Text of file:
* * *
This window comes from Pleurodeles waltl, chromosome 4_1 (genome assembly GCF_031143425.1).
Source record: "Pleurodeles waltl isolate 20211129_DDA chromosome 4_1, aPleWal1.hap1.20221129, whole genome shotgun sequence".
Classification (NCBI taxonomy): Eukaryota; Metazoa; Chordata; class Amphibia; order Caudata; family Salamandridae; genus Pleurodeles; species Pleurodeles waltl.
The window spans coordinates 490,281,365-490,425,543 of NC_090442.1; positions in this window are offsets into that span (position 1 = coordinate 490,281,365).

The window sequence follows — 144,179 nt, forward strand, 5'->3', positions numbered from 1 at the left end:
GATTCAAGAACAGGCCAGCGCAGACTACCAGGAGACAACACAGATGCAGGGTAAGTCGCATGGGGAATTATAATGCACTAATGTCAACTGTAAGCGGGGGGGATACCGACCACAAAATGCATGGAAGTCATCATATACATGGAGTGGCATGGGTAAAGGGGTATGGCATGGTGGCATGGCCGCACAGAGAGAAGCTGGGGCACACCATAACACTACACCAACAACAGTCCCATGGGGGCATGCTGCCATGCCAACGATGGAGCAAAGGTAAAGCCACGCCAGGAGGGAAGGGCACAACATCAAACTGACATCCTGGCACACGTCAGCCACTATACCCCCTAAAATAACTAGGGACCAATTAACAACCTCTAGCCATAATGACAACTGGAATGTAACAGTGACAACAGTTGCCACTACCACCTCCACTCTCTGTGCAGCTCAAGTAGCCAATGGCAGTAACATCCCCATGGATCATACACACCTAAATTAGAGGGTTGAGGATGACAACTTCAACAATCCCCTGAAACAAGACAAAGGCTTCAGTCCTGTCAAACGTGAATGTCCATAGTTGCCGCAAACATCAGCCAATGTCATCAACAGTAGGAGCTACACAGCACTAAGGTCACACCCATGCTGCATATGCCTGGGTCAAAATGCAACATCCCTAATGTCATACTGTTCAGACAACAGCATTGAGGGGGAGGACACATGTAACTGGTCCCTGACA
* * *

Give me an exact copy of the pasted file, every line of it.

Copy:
This window comes from Pleurodeles waltl, chromosome 4_1 (genome assembly GCF_031143425.1).
Source record: "Pleurodeles waltl isolate 20211129_DDA chromosome 4_1, aPleWal1.hap1.20221129, whole genome shotgun sequence".
Classification (NCBI taxonomy): Eukaryota; Metazoa; Chordata; class Amphibia; order Caudata; family Salamandridae; genus Pleurodeles; species Pleurodeles waltl.
The window spans coordinates 490,281,365-490,425,543 of NC_090442.1; positions in this window are offsets into that span (position 1 = coordinate 490,281,365).

The window sequence follows — 144,179 nt, forward strand, 5'->3', positions numbered from 1 at the left end:
GATTCAAGAACAGGCCAGCGCAGACTACCAGGAGACAACACAGATGCAGGGTAAGTCGCATGGGGAATTATAATGCACTAATGTCAACTGTAAGCGGGGGGGATACCGACCACAAAATGCATGGAAGTCATCATATACATGGAGTGGCATGGGTAAAGGGGTATGGCATGGTGGCATGGCCGCACAGAGAGAAGCTGGGGCACACCATAACACTACACCAACAACAGTCCCATGGGGGCATGCTGCCATGCCAACGATGGAGCAAAGGTAAAGCCACGCCAGGAGGGAAGGGCACAACATCAAACTGACATCCTGGCACACGTCAGCCACTATACCCCCTAAAATAACTAGGGACCAATTAACAACCTCTAGCCATAATGACAACTGGAATGTAACAGTGACAACAGTTGCCACTACCACCTCCACTCTCTGTGCAGCTCAAGTAGCCAATGGCAGTAACATCCCCATGGATCATACACACCTAAATTAGAGGGTTGAGGATGACAACTTCAACAATCCCCTGAAACAAGACAAAGGCTTCAGTCCTGTCAAACGTGAATGTCCATAGTTGCCGCAAACATCAGCCAATGTCATCAACAGTAGGAGCTACACAGCACTAAGGTCACACCCATGCTGCATATGCCTGGGTCAAAATGCAACATCCCTAATGTCATACTGTTCAGACAACAGCATTGAGGGGGAGGACACATGTAACTGGTCCCTGACA